But how can we access authentic materials? Below I will outline a few tips for choosing materials, along with some great places to start looking.

Look at the author

A simple way to check for authenticity is to look at the author. Are they a native to this culture? Or are they merely an observer? Even reputable sources like National Geographic can hold bias in the images they present, so it is always prudent to check for media created by those living within the culture or people group that you’d like to showcase to your students. When looking at content where the creator is an outsider observing a particular culture or community, seek media that allow their subjects to speak. Meaning seek content such as videos that include interviews or tell the stories of specific people from that culture or community, rather than videos that tend to generalize like travel vlogs.

Look at the location

In many places, rural areas may look drastically different from metropolitan areas. It is important to consider this when presenting images of a particular country that your students may not have much information about outside of your class.

Look at the bias

Even those native to a culture or community can be biased in the presentation of their surroundings. It’s important to always remind students to seek multiple points of view and try to access more than one portrayal of a culture before making assumptions.

Places to Start Looking

Great Big Story- YouTube short video channel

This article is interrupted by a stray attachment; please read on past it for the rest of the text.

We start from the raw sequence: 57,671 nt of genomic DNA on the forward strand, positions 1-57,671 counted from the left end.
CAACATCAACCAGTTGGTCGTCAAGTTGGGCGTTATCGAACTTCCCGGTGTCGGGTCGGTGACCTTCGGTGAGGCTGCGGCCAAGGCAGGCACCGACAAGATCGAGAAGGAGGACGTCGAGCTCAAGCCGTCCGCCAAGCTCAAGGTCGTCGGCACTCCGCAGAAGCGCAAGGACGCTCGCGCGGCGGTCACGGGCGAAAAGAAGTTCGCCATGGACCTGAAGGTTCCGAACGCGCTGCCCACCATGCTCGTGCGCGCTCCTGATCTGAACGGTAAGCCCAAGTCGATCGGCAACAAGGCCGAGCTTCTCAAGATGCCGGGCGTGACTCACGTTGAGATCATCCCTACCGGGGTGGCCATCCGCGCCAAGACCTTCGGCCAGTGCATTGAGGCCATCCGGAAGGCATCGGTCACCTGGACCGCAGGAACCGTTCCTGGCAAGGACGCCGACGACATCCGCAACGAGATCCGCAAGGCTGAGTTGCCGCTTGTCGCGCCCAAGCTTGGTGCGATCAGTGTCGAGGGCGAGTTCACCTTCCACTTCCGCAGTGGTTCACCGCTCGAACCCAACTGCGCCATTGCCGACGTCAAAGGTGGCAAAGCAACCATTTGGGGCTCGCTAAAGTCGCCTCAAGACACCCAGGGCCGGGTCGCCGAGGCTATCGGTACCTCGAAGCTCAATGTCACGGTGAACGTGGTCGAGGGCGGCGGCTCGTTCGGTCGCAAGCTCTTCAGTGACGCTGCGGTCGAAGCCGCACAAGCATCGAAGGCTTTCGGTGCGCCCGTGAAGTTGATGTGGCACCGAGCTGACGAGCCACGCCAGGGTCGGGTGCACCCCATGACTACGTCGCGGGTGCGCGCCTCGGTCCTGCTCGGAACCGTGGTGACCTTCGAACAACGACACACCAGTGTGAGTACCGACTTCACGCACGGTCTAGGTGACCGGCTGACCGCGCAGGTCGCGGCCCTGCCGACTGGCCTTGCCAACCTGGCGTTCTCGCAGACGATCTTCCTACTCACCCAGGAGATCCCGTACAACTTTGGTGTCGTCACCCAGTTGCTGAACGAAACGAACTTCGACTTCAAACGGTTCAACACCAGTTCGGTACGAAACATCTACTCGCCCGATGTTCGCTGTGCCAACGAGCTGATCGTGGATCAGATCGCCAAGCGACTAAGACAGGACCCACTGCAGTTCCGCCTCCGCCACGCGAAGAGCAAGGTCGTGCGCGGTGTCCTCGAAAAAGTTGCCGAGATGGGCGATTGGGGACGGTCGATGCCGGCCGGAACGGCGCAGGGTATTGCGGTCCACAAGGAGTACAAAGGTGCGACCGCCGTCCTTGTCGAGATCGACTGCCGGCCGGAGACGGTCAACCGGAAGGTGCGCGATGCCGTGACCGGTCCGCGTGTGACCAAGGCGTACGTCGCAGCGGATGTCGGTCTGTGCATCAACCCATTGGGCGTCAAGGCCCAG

Though they are no longer making new videos, the Great Big Story YouTube channel still has hundreds of videos to search through to find great stories from nearly every corner of the world. Though the channel itself is made by an American company (CNN), the videos center on real people and real stories, without any bias or commentary from the videographer or journalist. The videos range from one minute to fifteen minutes and often include English subtitles. Some may even have subtitles available in other languages.

The stories are compelling, and can showcase parts of a culture that are not often found within a textbook. The simplest way to find the perfect video is to use the “search” function on the YouTube channel page and type in the country, culture, or community you would like to represent in your classroom.

Use the search function to find the videos that cover the topic you are interested in

Here is a video about the Turkish whistling language

Great Big Story Homepage link

NasDaily YouTube Channel- Nuseir Yassin

Similar to Great Big Story, NasDaily, a channel run by Israeli Nuseir Yassin, is full of videos about many places around the world, not only the native country of the content creator. However, the videos he makes are authentic in a special way. What the author of these videos, Nuseir, does is allow the people from the culture he is visiting to tell their own story. In essence, the videos he makes, which range from 1 to 5 minutes, are about people. By keeping the stories human-based, the videos themselves become more authentic.